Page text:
LOS ANGELES, CA — MLB Commissioner Rob Manfred and his 37-year-old Executive Vice President of Baseball Operations, Morgan Sword, have struck again. There will be more rule changes to our game again this coming season, which I will get to later. But first, let’s take a look at the background of the two people who implement the changes that come to the game of baseball.
Manfred stopped playing baseball in the eighth grade and took up tennis. He has a B.A. degree from Cornell University and a law degree from Harvard. Sword got his education at the University of Virginia, where he Graduated with a B.A. degree in economics and an MBA from Columbia Business School in N.Y. Both are brilliant and accomplished men today.
But what do they really know about the game of baseball? Absolutely, they understand business and labor laws as they work for the owners who are primarily concerned about making a sizable profit. Sure, they listen to the people on the Competition Committee, who have suggestions for “Speeding up the game” and making it more exciting. Though the owners make the ultimate decision, the commissioner can convince them one way or the other on what is best for baseball.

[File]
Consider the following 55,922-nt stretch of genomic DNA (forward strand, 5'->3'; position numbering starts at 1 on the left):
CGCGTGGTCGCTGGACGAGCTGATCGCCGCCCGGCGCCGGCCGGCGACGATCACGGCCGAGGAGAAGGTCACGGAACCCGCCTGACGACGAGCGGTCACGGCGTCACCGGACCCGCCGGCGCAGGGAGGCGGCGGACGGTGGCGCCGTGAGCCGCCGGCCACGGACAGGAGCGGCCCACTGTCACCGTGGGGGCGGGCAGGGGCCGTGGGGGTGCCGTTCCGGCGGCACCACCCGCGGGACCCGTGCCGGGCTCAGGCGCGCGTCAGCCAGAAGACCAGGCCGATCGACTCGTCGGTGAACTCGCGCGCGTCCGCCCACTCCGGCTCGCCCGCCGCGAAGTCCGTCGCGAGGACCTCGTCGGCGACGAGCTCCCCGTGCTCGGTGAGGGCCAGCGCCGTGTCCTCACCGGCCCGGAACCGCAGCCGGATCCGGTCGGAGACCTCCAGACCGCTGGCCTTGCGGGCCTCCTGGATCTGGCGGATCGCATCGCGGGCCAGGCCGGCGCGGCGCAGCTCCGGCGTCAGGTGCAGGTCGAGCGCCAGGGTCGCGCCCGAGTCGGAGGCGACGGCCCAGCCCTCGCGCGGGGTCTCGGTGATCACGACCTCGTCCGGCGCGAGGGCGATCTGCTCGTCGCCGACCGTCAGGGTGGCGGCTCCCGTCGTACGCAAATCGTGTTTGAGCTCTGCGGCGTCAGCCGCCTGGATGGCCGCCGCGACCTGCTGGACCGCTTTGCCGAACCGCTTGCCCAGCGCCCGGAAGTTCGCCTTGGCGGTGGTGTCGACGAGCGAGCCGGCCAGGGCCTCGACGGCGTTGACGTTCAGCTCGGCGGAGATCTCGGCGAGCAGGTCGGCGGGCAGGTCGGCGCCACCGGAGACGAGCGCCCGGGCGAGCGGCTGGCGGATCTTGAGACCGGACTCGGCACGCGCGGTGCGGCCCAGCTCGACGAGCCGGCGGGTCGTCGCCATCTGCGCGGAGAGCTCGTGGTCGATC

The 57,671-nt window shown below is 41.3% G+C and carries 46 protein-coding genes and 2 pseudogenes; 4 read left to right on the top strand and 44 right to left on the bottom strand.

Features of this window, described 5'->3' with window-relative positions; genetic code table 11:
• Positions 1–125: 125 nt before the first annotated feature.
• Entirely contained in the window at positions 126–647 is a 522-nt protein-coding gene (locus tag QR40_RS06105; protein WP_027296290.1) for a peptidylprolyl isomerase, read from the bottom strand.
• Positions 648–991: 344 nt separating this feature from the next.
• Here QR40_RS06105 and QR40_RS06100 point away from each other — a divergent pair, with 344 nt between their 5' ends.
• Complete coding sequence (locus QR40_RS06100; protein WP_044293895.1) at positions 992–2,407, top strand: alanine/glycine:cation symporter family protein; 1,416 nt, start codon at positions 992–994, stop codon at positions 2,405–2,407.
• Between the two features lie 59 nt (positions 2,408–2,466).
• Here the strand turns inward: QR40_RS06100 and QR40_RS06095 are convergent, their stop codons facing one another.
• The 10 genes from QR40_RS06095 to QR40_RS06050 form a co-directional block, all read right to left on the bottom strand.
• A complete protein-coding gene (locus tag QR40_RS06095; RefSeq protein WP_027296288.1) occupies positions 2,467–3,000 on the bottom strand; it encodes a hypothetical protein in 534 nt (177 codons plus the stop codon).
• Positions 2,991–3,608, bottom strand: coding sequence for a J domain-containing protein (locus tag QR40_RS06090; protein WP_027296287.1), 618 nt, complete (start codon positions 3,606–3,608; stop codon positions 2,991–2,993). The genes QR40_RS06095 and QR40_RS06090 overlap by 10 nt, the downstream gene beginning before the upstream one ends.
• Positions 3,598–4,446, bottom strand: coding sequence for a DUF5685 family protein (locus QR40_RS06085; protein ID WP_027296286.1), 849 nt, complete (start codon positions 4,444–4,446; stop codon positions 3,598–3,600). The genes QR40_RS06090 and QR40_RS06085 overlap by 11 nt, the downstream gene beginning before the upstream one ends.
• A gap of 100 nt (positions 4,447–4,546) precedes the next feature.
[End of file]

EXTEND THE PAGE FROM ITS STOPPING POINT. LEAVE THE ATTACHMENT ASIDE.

If the owners feel it will improve their profits and the game on the field, they will give the go-ahead to whatever changes will be made to please the fans who feed their bank accounts. Still trying to figure it out? By the way, the changes are as follows as per MLB.
Voted on by the Competition Committee, which is comprised of six owners, four players, and an umpire, the new rules will include shortening the pitch clock with runners on base. The time between pitches with runners on base will now be 18 seconds, down from 20. With the bases empty, the pitch clock remains 15 seconds.
The number of mound visits decreased from five to four, and a pitcher sent to the mound to warm up between innings must now face at least one batter. Lastly, the runner’s lane towards first base will now include the space between the foul line and the infield grass. That adds 18 to 24 inches to the runner’s lane.
By the way, the MLB Players Association released a statement after the league’s announcement of these new rules that players had voted against the rule changes.
Remember this: all the rule changes in the last few years were meant to speed up the game and excite the fans. How about teaching young prospects to pitch more than five innings and hitters to do situational hitting instead of trying only to hit home runs? How about giving us a game that doesn’t make us feel we are in a physics or math class? Spin rates, launch angles, ISO, BABIP, wRRA, wOBA.
Whatever happened to “See the ball, hit the ball?”
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